One of my relatives came up with this idea for holding the pump bottle of soap on her bathroom counter. She chose a piece of pottery she already owned in colors that complemented her bathroom. Then she placed the bottle of soap in the center of the bowl, and filled the bowl with some small pieces of driftwood, shells, and a starfish she’d collected on trips down the shore. The cost? Not a penny.

The look? Beachy-keen!

Monday, March 25, 2019


Today, in our continuing series on how authors get their ideas, we feature Elizabeth Rose, bestselling author of more than 80 books and counting. Mainly known for her medieval series, she also writes paranormal, contemporary, and western romances. Learn more about Elizabeth and her books at her website. 

Starstruck Cowboy is a book that almost never got published. I started writing more than twenty years ago, and this was the third book I ever wrote and also the first contemporary romance.

Back then my works were stored on floppy disks. Well, I changed and updated computers several times since then. I couldn’t find a copy of this book and thought it was lost forever. Recently, I found it on a floppy disk but had no way to read it. So I bought a floppy disk reader and plugged it into my computer and was thrilled to see that the book hadn’t disappeared into a black hole after all. With a little revising and lots of editing, I am happy to say that Luke Tyler and Star Brighton’s story has been born after all.

As writers, our inspirations come from anywhere and everywhere in life. There is a scene at the beginning of this book when Luke and Star first meet. Luke is driving a limo with darkened windows. He turns off the highway and doesn’t pull back as Star Brighton is driving past. It almost becomes a game of chicken with the two of them, since neither of them wants to yield. Well, this happened to me many years ago. I was in Star’s position, and a limo with darkened windows almost ran me off the road. That got me fired up, and I decided to put the scene in my book.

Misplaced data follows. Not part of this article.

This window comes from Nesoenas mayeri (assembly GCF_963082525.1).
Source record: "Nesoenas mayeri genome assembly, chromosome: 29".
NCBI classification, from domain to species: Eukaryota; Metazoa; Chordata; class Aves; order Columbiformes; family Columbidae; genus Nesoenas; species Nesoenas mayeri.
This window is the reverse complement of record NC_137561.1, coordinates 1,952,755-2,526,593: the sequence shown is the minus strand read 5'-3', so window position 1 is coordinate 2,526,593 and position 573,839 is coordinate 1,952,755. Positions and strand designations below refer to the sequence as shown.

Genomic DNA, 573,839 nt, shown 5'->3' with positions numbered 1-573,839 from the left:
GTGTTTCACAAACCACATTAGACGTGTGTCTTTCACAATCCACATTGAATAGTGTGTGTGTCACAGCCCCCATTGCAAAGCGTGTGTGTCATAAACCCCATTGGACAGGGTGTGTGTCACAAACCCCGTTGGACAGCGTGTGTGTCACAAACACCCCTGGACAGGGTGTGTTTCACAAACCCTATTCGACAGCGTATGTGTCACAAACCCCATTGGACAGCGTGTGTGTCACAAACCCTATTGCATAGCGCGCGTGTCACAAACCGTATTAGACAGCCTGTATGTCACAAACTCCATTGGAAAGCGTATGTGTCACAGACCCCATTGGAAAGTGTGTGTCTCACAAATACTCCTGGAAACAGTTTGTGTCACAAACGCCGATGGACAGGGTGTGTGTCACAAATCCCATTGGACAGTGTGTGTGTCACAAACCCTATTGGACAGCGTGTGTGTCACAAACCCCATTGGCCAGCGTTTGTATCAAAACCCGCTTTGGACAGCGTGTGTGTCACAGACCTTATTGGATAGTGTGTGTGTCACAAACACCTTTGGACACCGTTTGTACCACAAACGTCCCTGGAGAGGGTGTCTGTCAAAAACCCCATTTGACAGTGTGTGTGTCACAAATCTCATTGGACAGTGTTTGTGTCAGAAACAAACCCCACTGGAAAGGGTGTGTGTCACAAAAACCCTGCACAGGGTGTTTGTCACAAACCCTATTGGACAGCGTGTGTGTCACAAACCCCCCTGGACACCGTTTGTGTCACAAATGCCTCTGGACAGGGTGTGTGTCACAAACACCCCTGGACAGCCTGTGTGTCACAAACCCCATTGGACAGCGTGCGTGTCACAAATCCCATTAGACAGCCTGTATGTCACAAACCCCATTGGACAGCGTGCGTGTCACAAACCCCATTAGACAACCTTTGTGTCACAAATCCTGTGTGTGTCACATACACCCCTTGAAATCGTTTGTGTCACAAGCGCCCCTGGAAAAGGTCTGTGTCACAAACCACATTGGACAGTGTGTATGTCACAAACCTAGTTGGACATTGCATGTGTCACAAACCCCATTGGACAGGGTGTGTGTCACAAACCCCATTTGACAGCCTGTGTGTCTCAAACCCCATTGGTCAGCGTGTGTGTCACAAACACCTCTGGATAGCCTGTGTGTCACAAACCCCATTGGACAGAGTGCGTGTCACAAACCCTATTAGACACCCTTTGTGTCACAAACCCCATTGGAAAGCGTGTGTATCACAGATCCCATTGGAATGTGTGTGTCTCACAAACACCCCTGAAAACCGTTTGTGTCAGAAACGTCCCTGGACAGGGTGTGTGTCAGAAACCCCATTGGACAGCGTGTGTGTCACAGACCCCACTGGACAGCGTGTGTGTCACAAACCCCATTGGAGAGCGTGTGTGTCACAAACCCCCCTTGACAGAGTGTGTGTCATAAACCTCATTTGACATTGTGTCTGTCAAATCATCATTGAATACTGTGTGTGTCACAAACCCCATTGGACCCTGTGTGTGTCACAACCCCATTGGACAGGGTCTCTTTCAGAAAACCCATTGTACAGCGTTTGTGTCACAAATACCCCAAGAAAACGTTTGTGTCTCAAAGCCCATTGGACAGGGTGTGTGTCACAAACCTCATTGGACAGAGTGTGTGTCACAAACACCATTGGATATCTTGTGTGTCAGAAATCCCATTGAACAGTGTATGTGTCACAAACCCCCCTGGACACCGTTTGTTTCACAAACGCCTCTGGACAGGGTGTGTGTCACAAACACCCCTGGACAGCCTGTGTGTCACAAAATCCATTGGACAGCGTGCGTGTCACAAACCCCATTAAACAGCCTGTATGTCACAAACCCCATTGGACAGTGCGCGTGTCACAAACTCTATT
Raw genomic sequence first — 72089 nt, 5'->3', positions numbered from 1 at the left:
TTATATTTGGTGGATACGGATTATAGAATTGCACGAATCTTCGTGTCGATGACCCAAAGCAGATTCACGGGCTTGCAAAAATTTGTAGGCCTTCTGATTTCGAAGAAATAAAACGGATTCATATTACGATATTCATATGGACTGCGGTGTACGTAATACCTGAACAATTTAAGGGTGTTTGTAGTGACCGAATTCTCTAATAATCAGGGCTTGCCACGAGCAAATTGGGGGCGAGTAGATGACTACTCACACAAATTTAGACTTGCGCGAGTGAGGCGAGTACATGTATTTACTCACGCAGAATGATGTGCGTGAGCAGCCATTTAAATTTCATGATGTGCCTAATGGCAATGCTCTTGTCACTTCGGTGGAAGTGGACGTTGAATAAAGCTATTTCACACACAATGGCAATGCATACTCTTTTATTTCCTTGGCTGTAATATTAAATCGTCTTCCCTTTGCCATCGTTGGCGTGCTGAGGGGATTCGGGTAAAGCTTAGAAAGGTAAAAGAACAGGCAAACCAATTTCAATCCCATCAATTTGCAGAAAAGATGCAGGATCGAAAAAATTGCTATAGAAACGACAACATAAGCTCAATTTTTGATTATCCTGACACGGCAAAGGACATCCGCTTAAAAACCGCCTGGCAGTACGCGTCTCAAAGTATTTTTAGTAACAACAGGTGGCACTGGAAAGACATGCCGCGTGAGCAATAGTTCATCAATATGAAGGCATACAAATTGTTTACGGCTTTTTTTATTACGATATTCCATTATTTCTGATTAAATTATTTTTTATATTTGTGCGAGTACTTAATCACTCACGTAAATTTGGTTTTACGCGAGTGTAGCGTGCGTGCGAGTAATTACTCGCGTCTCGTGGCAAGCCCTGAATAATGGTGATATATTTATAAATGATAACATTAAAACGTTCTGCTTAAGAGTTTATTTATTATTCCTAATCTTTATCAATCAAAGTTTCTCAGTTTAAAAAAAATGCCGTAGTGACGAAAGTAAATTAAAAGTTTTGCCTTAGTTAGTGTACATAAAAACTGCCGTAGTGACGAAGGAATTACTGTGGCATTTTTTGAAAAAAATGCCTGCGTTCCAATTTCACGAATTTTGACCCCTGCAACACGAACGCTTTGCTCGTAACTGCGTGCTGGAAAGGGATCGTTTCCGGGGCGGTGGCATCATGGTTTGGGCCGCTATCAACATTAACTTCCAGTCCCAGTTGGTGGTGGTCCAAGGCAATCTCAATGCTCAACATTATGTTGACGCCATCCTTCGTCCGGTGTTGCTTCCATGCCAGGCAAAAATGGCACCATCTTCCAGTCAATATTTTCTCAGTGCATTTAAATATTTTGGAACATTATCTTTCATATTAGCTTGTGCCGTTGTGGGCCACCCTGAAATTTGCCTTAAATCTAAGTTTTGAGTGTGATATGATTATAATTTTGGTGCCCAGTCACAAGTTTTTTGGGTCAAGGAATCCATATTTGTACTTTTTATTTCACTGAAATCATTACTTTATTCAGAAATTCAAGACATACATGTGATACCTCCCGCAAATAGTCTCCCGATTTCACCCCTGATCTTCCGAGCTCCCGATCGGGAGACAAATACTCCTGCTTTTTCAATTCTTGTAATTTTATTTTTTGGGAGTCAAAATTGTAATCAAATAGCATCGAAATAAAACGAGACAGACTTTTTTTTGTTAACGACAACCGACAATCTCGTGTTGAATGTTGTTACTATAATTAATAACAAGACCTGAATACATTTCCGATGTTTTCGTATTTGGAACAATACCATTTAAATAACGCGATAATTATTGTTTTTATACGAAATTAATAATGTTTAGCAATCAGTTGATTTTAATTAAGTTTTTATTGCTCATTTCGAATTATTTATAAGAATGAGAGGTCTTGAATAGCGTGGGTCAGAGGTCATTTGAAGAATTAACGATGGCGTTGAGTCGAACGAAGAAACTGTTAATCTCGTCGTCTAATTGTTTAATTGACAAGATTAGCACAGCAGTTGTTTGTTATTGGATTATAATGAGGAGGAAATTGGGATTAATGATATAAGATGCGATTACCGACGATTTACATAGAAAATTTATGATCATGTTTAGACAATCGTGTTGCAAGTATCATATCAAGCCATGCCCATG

At the end of this story, there is a cameo appearance by James Taylor. Not the singer, but the hero from Wrangling James – Book 6 of my Bad Boys of Sweetwater, Tarnished Saints Series, a twelve book series about twelve brothers who are sons of a preacher but far from saints. As a matter of fact, they’re nothing but trouble.

Tarnished Saints, is my favorite series of all the ones I’ve written because it’s inspired by my own life. It takes place in a small town and on a lake in Michigan. I grew up visiting my grandparents on that Michigan lake.

Getting back to Starstruck Cowboy, it’s a fun read about two people willing to do whatever it takes to save their ranches. I hope you enjoy a quick visit to Texarkana where Luke is about to find out that Star has a strong right hook.

Keto Bagel Recipe
(Low calorie and gluten free)

Yield: 6 bagels

1-3/4 cups almond flour
1 tsp. each garlic powder, basil, oregano and parsley*
1 T. baking powder
2 oz cream cheese
2 eggs
2-1/2 cups mozzarella cheese
chopped nuts
Asiago or Parmesan cheese

Mix dry ingredients and spices in one bowl.

In a separate bowl, whisk eggs with a sprinkle of salt and ground pepper.

In a third bowl cube cream cheese. Add mozzarella and microwave till soft. (1 min & 15 sec at 70% power then mix, 45 sec 70% power, mix, 45 sec 60%.)

Mix eggs into cheese. Add dry ingredients.

Knead dough until completely mixed. (I refrigerate a little afterwards to make the dough less sticky and to shape it into bagels.)

Line a baking tray with parchment paper. Separate dough into 6 pieces. Roll each into log and shape into round bagel. Top with chopped nuts and/or fresh Asiago or parmesan cheese.

Bake 12 - 15 min. at 400 degrees.

TIP: Put a 2nd baking tray on bottom shelf while preheating. When bagels go in, put a few ice cubes on bottom tray for humidity to help the bagels rise.

Serve fresh or freeze.

* If desired, you can choose your favorite herbs and spices instead.

Starstruck Cowboy:
Working Man Series, Book 1

Luke Tyler is a cowboy turned stuntman, trying to raise money to buy back his ranch. When the low-budget movie shoots on location at Bright Star Ranch, Luke meets up with the feisty rancher’s daughter, Star Brighton. However, his charming ways don’t work on her. Star is a tough cookie, and can herd cattle and run a ranch with little to no help. But after one kiss from Luke, Star starts wishing she were playing the role of his leading lady instead.

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Sunday, March 24, 2019


photo credit: Parvathisri
By Lois Winston

Today I’m continuing my series on where I’ve gotten the ideas for my books and characters. Even though it wasn’t the first book I wrote, Talk Gertie To Me was the first book I sold to a publisher. It debuted in 2006 at the height of the chick lit craze, but the book wasn’t chick lit in the Bridget Jones’s Diary sense. It was a genre hybrid, combining chick lit and what came to be known as hen lit (chick lit featuring older heroines). Because chick lit is the genre that must not be spoken in the world of publishing nowadays, today we call such books humorous women’s fiction.